A key Senate Democrat has introduced legislation calling for the withdrawal of U.S. troops from Iraq to begin within 120 days. Senator Carl Levin, the chairman of the Senate Armed Services Committee, says setting a timeline for a troop pullout is the only way to press Iraqi leaders to make the necessary compromises toward establishing a stable government. VOA's Deborah Tate reports from Capitol Hill.
Senator Levin introduced his amendment as part of a defense policy bill.
"Without setting a date to begin the phased reduction of troops, a phased redeployment of troops, there is much too little pressure on the Iraqi leaders to do what they can only do, which is to work out a political settlement," he said.
Levin says Iraqi leaders have done little to make the compromises required to establish a unity government.
Under Levin's amendment, U.S. combat operations would cease by the end of April of next year. Some U.S. troops would remain in Iraq to continue training Iraqi forces and fight terrorism.
Levin introduced his legislation as a growing number of senior Republican lawmakers have publicly broken with President Bush and called for a new direction in Iraq, one that would reduce U.S. combat troops there.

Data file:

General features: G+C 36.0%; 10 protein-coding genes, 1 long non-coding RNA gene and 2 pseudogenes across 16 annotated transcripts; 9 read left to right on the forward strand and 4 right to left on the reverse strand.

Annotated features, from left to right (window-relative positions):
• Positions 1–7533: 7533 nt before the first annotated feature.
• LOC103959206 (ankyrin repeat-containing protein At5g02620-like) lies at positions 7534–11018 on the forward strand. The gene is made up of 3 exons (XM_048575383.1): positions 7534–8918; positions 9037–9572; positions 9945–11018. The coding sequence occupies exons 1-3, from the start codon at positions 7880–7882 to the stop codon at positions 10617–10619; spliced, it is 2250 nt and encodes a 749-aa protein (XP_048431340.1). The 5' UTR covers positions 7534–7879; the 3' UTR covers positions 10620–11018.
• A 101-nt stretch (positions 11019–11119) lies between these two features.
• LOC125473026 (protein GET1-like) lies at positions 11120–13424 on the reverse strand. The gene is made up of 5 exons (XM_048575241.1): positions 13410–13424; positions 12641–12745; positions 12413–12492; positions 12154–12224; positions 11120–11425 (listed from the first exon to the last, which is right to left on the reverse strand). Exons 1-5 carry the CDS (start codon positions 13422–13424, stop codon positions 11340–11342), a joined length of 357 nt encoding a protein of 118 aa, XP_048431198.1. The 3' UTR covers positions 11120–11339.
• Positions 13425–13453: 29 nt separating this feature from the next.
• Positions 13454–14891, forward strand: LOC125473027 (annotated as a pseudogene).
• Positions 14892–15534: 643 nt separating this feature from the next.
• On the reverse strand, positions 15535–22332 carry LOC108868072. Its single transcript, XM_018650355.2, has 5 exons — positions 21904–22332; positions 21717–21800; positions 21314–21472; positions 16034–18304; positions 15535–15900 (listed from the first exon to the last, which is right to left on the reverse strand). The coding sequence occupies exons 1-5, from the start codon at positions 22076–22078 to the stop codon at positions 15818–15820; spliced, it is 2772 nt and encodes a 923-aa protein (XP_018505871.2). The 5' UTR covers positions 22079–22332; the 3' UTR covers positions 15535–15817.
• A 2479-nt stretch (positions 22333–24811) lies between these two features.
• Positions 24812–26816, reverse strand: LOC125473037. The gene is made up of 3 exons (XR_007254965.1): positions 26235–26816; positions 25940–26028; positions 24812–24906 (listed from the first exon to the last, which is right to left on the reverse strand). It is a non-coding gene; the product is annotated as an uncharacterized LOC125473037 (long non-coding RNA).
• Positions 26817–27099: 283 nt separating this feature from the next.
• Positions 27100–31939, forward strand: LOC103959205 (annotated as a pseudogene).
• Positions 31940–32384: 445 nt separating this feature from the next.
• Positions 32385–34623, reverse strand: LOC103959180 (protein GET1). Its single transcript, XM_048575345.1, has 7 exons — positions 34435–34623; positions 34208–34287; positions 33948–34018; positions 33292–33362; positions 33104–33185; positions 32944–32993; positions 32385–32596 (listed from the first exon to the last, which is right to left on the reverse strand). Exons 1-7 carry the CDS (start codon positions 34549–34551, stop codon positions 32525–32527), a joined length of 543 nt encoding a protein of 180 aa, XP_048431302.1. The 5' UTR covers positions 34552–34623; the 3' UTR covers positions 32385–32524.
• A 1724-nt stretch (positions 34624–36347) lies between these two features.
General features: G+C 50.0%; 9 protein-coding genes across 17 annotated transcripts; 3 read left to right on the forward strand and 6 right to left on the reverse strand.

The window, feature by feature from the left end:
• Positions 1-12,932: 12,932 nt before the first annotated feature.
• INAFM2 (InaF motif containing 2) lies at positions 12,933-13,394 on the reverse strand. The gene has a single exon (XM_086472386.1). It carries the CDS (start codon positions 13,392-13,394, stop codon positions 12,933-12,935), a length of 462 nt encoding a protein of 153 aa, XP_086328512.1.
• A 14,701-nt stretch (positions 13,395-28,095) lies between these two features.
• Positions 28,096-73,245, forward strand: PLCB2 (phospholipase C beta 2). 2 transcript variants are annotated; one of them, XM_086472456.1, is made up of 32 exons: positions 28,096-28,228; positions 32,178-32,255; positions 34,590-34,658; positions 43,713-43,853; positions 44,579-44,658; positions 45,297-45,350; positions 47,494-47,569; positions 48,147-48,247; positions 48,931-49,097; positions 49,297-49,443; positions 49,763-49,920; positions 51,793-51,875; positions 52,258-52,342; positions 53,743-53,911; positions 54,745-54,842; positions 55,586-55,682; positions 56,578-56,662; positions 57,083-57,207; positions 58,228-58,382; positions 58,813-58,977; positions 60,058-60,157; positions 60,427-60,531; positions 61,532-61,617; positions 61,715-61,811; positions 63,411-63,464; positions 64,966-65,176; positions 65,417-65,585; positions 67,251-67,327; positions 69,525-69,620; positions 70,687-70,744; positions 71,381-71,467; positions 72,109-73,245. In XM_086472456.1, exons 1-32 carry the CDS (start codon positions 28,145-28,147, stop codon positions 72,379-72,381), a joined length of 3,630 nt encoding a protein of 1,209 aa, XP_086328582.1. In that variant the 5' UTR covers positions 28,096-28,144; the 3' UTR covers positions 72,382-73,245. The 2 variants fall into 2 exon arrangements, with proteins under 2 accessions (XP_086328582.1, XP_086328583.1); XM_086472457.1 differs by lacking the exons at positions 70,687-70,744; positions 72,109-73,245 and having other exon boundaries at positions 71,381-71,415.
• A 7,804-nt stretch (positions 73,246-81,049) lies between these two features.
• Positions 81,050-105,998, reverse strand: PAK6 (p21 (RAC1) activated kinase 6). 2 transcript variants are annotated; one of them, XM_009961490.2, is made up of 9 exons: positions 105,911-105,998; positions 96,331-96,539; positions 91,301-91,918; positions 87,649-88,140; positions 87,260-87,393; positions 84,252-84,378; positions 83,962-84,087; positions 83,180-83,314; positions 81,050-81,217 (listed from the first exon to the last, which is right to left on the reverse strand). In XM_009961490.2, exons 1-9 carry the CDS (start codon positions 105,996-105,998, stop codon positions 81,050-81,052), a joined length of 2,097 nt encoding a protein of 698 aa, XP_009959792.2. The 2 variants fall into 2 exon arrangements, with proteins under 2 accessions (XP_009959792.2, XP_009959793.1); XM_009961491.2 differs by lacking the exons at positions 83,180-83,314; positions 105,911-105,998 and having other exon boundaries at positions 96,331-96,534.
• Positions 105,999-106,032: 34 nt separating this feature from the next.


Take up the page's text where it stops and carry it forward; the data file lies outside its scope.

But it is not clear whether these senators will back Levin's amendment. Their support is crucial for the measure's passage.
Senator John McCain, an Arizona Republican who just returned from a trip to Iraq, argued against the measure.
"We must recognize that no lasting political settlement can grow out of a U.S. withdrawal," he said. "On the contrary, a withdrawal must grow out of a political solution, a solution made possible by the imposition of security by coalition and Iraqi forces."
But Senator Joe Biden, a Delaware Democrat and chairman of the Senate Foreign Relations Committee, questions whether that political solution envisioned by the Bush administration is possible in Iraq.
"Their entire premise, as I said, is based on a fundamentally flawed premise: that they can build a competent, popular supported government, based upon a consensus of the three parties, and it resides in Baghdad," he said. "That is the central flaw in their strategy. It cannot be sustained. The hard truth is that absent a foreign occupation or a dictator, Iraq cannot be run from the center."
The Senate is debating U.S. strategy in Iraq as the Bush administration is preparing to send Congress an interim report about Iraq by Sunday.
Defense Secretary Robert Gates, who postponed a trip to Latin America this week, is meeting with lawmakers on Capitol Hill ahead of the report's release.